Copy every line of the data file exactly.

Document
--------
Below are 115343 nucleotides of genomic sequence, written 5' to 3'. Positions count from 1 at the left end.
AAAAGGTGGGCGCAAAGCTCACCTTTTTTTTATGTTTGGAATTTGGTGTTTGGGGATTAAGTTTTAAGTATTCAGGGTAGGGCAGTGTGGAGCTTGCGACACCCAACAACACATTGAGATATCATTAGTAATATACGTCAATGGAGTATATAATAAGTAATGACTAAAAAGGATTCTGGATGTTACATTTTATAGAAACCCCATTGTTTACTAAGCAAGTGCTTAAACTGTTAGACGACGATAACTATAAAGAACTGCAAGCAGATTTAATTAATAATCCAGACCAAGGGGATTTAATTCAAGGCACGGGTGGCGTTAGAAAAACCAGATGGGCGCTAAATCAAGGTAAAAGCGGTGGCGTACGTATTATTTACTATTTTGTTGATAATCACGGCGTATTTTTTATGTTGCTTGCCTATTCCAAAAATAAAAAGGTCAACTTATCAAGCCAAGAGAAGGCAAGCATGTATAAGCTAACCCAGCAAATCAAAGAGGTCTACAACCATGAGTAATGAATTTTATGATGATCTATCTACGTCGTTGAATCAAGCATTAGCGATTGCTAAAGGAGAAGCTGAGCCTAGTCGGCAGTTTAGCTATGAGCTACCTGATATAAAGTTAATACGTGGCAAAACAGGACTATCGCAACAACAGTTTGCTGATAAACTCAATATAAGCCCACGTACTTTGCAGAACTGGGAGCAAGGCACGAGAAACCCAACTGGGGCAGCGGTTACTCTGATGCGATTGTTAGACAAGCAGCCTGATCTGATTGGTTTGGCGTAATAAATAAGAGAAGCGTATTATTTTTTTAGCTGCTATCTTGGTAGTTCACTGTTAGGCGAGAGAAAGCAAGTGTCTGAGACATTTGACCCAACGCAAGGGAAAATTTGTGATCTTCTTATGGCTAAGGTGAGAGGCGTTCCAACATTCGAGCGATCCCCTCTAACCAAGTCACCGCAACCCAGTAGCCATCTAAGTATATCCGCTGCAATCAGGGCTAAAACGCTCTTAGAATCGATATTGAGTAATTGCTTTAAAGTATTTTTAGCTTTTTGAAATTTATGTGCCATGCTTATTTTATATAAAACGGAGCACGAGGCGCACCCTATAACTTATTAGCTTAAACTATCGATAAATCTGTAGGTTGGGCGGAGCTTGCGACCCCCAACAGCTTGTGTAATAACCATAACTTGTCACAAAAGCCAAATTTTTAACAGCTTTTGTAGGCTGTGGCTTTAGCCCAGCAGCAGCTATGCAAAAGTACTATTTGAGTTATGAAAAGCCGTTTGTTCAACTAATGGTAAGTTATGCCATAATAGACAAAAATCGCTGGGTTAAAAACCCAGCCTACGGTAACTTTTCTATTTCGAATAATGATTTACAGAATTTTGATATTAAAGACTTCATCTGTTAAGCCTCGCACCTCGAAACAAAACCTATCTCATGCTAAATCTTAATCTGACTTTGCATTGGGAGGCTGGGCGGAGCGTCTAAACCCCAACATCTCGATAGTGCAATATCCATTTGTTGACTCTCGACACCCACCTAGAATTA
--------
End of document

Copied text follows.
Below are 115343 nucleotides of genomic sequence, written 5' to 3'. Positions count from 1 at the left end.
AAAAGGTGGGCGCAAAGCTCACCTTTTTTTTATGTTTGGAATTTGGTGTTTGGGGATTAAGTTTTAAGTATTCAGGGTAGGGCAGTGTGGAGCTTGCGACACCCAACAACACATTGAGATATCATTAGTAATATACGTCAATGGAGTATATAATAAGTAATGACTAAAAAGGATTCTGGATGTTACATTTTATAGAAACCCCATTGTTTACTAAGCAAGTGCTTAAACTGTTAGACGACGATAACTATAAAGAACTGCAAGCAGATTTAATTAATAATCCAGACCAAGGGGATTTAATTCAAGGCACGGGTGGCGTTAGAAAAACCAGATGGGCGCTAAATCAAGGTAAAAGCGGTGGCGTACGTATTATTTACTATTTTGTTGATAATCACGGCGTATTTTTTATGTTGCTTGCCTATTCCAAAAATAAAAAGGTCAACTTATCAAGCCAAGAGAAGGCAAGCATGTATAAGCTAACCCAGCAAATCAAAGAGGTCTACAACCATGAGTAATGAATTTTATGATGATCTATCTACGTCGTTGAATCAAGCATTAGCGATTGCTAAAGGAGAAGCTGAGCCTAGTCGGCAGTTTAGCTATGAGCTACCTGATATAAAGTTAATACGTGGCAAAACAGGACTATCGCAACAACAGTTTGCTGATAAACTCAATATAAGCCCACGTACTTTGCAGAACTGGGAGCAAGGCACGAGAAACCCAACTGGGGCAGCGGTTACTCTGATGCGATTGTTAGACAAGCAGCCTGATCTGATTGGTTTGGCGTAATAAATAAGAGAAGCGTATTATTTTTTTAGCTGCTATCTTGGTAGTTCACTGTTAGGCGAGAGAAAGCAAGTGTCTGAGACATTTGACCCAACGCAAGGGAAAATTTGTGATCTTCTTATGGCTAAGGTGAGAGGCGTTCCAACATTCGAGCGATCCCCTCTAACCAAGTCACCGCAACCCAGTAGCCATCTAAGTATATCCGCTGCAATCAGGGCTAAAACGCTCTTAGAATCGATATTGAGTAATTGCTTTAAAGTATTTTTAGCTTTTTGAAATTTATGTGCCATGCTTATTTTATATAAAACGGAGCACGAGGCGCACCCTATAACTTATTAGCTTAAACTATCGATAAATCTGTAGGTTGGGCGGAGCTTGCGACCCCCAACAGCTTGTGTAATAACCATAACTTGTCACAAAAGCCAAATTTTTAACAGCTTTTGTAGGCTGTGGCTTTAGCCCAGCAGCAGCTATGCAAAAGTACTATTTGAGTTATGAAAAGCCGTTTGTTCAACTAATGGTAAGTTATGCCATAATAGACAAAAATCGCTGGGTTAAAAACCCAGCCTACGGTAACTTTTCTATTTCGAATAATGATTTACAGAATTTTGATATTAAAGACTTCATCTGTTAAGCCTCGCACCTCGAAACAAAACCTATCTCATGCTAAATCTTAATCTGACTTTGCATTGGGAGGCTGGGCGGAGCGTCTAAACCCCAACATCTCGATAGTGCAATATCCATTTGTTGACTCTCGACACCCACCTAGAATTA